Anyone with cats is used to their sudden presence every time a can opener comes out. If your pup also comes trotting when you started putting together your tuna fish sandwich, you may be tempted to share your lunch with him. A little bit of tuna goes a long way for puppies.
If you're trying to figure out what to feed your pup, keep in mind he has particular nutritional needs. Puppies grow rapidly, developing their muscles, bones, immune system and organs in their first year. A balanced diet is crucial during this time, as it lays the foundation for your pup's good health as he grows. A good quality commercial puppy food will meet those needs and should compose most of Hunter's diet. However, an occasional treat, such as tuna, is fine for him.
If you want to give Hunter a bit of tuna or tuna juice, it should be fine if you do so occasionally and in small quantities. According to the ASPCA, a high-quality, complete dog food should account for 90 to 95 percent of a dog's daily caloric intake. If Hunter's daily intake is about 400 calories, he shouldn't have more than 40 calories come from anything but his puppy food. Tuna packed in water is about 33 calories per ounce, so your pooch may enjoy a spoonful of tuna once in a while. The amount you give Hunter will depend on how big he is.
Though you can give Hunter tuna as part of a treat, it's best to keep it as a special treat, serving it just once in a while. Tuna contains high levels of mercury, and canned tuna can have more sodium than Hunter needs. Some dogs suffer from gastrointestinal upset when they eat things that aren't part of their normal routine. If you notice vomiting or diarrhea after he eats tuna or drinks the juice, take tuna off the list of special treats.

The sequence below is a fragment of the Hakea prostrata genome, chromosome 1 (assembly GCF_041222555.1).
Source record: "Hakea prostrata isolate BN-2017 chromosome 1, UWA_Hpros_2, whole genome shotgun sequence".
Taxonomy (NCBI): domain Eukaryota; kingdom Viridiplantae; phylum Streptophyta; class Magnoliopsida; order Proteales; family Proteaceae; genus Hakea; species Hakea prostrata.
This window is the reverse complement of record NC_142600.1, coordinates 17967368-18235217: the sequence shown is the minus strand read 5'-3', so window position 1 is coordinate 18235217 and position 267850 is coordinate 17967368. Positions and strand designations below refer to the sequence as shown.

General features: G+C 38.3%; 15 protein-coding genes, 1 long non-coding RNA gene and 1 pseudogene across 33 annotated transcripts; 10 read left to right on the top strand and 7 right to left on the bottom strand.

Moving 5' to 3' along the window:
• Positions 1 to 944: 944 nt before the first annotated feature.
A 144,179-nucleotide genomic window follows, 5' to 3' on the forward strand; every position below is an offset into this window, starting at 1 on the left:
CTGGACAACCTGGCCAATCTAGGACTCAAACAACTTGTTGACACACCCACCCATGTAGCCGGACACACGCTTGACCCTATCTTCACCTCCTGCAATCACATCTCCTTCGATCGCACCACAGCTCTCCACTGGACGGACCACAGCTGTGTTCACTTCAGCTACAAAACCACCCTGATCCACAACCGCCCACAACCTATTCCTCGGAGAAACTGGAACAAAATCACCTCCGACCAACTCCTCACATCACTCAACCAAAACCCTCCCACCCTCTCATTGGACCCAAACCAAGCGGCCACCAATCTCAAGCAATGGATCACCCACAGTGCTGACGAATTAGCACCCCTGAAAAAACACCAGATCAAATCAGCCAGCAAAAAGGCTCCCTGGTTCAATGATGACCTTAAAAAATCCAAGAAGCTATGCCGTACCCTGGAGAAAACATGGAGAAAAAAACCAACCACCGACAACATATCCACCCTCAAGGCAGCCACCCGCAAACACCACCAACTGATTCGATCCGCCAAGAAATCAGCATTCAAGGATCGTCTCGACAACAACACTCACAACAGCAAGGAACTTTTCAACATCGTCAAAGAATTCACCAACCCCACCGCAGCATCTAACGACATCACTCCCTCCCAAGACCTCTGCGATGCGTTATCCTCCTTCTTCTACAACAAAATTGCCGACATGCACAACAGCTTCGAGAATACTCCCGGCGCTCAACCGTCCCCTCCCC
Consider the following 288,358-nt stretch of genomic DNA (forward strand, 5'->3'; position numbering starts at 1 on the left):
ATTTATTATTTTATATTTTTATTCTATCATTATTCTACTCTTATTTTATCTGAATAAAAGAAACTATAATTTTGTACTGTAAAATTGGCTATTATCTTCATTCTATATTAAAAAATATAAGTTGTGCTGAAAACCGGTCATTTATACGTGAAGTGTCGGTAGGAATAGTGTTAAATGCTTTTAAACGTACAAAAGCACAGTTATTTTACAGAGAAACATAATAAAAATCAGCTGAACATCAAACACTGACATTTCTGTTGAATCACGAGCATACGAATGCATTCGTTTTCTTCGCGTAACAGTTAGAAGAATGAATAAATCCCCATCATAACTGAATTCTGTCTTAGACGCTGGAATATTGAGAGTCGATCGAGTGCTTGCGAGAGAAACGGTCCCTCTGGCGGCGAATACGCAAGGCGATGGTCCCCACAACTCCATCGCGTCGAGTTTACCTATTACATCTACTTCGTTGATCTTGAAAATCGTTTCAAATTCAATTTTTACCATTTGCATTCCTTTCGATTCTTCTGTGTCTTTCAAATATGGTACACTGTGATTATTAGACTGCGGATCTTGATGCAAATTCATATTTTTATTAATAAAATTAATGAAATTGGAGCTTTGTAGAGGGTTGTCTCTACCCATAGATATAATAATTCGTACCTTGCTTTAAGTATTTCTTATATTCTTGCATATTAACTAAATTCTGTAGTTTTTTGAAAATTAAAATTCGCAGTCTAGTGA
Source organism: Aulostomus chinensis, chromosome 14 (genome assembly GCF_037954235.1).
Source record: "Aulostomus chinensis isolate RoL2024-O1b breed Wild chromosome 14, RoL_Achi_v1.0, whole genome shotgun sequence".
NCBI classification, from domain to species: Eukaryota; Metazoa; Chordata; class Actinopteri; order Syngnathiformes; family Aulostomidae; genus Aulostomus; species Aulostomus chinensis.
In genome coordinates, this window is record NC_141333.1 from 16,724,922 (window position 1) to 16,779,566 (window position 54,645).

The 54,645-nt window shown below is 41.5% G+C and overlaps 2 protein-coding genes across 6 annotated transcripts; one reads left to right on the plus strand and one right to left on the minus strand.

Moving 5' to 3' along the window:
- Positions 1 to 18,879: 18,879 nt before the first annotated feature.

Tuna doesn't have to be the whole treat for Hunter; he may enjoy tuna as part of a treat. If you don't mind cooking for him, use tuna or tuna water as an ingredient in dog treats. Dog Treat Kitchen provides a recipe for Four Herb Tuna Tots, including oats, cornmeal, wheat flour and tuna among the ingredients. These tasty little morsels will last in the freezer for several months and will make a nice little reward while you're training Hunter.
- ASPCA: Can Dogs Eat Canned Tuna Juice?
- Modern Dog Magazine: 10 Human Foods to Share
- Sleeping Dog Studio: ASPCA Animal Poison Control Center -- Poisonous Foods & Plants for Dogs
- Bella's House and Pet Sitting: Is Tuna Bad for My Dog?
- PetMD: The Importance of Proper Nutrition for Puppies
- Calorie King: Light Tuna, Canned in Water, Drained
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